When Ettamarie Peterson was growing up, she never dreamed she’d be living on a farm with cows, horses and bees. As a city girl living in downtown Sacramento, she just wanted to become a school teacher.
Peterson did become a school teacher, and 18 years ago she retired from a 37 year career teaching. While Peterson might be retired, she’s definitely not done educating today’s children, particularly about agriculture.
The diversified farm where she lives in Petaluma is far from where Peterson saw herself as she was growing up knowing nothing about the agriculture that surrounded her. Peterson’s first interaction with agriculture was in the late 60’s when her husband Ray, who was working in San Francisco, bought 20 head of Angus cattle.
When purchasing the cattle, the Petersons had been informed the heifers were not bred, but one evening as Peterson was at the farm without her husband, her daughter told her she thought one of the cows was having a calf. Unsure what to do, Peterson called the neighbor who suggested she call the vet. The cow was indeed having a calf, and Peterson ended up helping the vet pull the calf.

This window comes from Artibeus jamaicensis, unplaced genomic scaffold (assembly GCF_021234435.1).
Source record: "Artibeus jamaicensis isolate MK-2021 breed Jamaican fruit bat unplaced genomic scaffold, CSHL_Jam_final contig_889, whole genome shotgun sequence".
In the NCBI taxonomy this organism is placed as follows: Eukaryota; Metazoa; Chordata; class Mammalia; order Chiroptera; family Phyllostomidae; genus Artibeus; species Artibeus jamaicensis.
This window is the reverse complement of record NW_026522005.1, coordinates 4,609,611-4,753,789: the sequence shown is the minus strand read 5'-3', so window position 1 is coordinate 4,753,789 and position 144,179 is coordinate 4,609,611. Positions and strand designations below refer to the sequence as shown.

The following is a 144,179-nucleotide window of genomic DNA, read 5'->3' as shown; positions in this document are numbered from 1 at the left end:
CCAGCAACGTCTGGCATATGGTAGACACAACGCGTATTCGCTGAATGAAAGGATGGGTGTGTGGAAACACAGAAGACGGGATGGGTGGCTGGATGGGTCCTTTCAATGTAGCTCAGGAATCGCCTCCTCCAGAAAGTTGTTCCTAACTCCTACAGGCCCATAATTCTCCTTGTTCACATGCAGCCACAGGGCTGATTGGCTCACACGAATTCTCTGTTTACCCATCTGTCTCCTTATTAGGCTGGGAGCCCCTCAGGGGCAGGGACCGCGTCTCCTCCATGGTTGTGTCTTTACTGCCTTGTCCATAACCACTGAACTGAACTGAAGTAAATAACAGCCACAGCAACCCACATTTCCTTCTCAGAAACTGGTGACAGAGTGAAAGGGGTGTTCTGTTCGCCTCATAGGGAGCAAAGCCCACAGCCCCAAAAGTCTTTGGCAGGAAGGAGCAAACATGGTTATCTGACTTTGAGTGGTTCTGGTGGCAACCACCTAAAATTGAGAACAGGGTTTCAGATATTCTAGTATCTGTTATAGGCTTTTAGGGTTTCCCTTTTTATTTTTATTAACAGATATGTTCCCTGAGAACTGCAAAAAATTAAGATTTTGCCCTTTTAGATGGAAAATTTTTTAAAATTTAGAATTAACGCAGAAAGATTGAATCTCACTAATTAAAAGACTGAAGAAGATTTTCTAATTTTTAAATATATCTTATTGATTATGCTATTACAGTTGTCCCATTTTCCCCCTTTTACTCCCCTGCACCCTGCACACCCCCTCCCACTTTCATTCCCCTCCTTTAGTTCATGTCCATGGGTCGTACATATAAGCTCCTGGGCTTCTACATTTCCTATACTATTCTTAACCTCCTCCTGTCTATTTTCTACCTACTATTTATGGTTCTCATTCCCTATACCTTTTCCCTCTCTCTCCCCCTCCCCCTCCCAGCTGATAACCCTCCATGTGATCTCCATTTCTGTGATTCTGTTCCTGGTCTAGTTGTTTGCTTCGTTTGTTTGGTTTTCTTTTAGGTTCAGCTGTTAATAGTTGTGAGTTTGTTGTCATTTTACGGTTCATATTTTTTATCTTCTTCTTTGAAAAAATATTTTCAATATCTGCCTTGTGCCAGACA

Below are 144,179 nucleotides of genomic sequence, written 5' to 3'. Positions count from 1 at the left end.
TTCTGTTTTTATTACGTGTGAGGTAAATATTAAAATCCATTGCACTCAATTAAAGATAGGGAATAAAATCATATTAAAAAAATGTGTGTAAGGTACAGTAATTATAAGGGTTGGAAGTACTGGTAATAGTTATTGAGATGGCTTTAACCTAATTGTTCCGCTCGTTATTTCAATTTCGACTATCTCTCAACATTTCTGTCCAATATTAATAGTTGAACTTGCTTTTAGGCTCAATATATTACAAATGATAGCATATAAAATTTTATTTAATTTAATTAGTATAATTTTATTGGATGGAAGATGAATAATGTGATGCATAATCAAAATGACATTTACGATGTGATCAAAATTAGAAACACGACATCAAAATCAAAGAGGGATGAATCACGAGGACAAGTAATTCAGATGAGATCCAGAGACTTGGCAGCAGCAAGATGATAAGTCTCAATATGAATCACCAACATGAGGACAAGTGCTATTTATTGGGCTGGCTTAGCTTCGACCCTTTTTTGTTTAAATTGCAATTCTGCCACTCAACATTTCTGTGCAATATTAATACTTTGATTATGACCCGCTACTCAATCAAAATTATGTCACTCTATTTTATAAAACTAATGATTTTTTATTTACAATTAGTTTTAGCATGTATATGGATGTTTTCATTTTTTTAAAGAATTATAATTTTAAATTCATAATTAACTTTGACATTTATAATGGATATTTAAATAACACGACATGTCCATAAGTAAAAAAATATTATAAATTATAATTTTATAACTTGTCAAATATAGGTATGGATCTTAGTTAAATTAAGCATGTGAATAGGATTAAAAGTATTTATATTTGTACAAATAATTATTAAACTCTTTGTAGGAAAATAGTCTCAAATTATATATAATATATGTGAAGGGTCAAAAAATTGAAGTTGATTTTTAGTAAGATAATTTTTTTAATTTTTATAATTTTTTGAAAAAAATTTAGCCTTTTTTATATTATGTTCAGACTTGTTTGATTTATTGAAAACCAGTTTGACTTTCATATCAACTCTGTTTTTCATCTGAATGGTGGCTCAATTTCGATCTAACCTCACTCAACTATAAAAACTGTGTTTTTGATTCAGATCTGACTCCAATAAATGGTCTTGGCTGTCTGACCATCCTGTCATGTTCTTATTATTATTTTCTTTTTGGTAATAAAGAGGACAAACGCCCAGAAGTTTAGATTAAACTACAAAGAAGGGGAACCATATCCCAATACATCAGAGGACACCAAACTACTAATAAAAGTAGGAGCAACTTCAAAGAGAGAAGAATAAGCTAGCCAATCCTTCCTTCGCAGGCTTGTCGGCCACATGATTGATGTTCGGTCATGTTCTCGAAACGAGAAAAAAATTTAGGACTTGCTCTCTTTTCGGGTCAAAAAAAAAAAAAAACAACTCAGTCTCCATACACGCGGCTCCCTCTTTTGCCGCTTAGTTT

“I was a city girl pulling a calf in Potter Valley, and that was my intro to farming. After that everything seemed easy,” Peterson recalled.
When Peterson began teaching, she lived in Lafayette in the 60’s with her husband and children, but remembers the community she lived in as being focused on money and often racist. Peterson knew that was not how she wanted to raise her children, and her experience from the Potter Valley ranch made her realize that country people were different. In her experience, they were more open-minded and accepting.
The Petersons moved to their Petaluma ranch in 1972 where they have lived since. And while their focus has changed, moving from a herd of cattle to a couple of cows they raise more as pets, agriculture is still important to Peterson.